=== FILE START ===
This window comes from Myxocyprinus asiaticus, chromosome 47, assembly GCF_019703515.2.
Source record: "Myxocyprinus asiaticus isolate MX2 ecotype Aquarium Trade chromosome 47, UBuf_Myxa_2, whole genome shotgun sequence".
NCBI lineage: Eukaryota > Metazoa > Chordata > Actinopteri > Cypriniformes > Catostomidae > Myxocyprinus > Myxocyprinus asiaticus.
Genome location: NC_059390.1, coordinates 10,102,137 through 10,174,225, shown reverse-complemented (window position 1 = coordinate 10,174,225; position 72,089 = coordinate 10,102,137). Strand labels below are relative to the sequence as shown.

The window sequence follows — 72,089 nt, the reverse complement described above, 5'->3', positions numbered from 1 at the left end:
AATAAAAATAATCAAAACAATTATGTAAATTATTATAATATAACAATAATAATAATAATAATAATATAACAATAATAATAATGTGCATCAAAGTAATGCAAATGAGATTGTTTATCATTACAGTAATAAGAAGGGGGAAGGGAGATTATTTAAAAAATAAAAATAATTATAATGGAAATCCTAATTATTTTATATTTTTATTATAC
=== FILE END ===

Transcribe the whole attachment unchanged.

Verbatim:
This window comes from Myxocyprinus asiaticus, chromosome 47, assembly GCF_019703515.2.
Source record: "Myxocyprinus asiaticus isolate MX2 ecotype Aquarium Trade chromosome 47, UBuf_Myxa_2, whole genome shotgun sequence".
NCBI lineage: Eukaryota > Metazoa > Chordata > Actinopteri > Cypriniformes > Catostomidae > Myxocyprinus > Myxocyprinus asiaticus.
Genome location: NC_059390.1, coordinates 10,102,137 through 10,174,225, shown reverse-complemented (window position 1 = coordinate 10,174,225; position 72,089 = coordinate 10,102,137). Strand labels below are relative to the sequence as shown.

The window sequence follows — 72,089 nt, the reverse complement described above, 5'->3', positions numbered from 1 at the left end:
AATAAAAATAATCAAAACAATTATGTAAATTATTATAATATAACAATAATAATAATAATAATAATATAACAATAATAATAATGTGCATCAAAGTAATGCAAATGAGATTGTTTATCATTACAGTAATAAGAAGGGGGAAGGGAGATTATTTAAAAAATAAAAATAATTATAATGGAAATCCTAATTATTTTATATTTTTATTATAC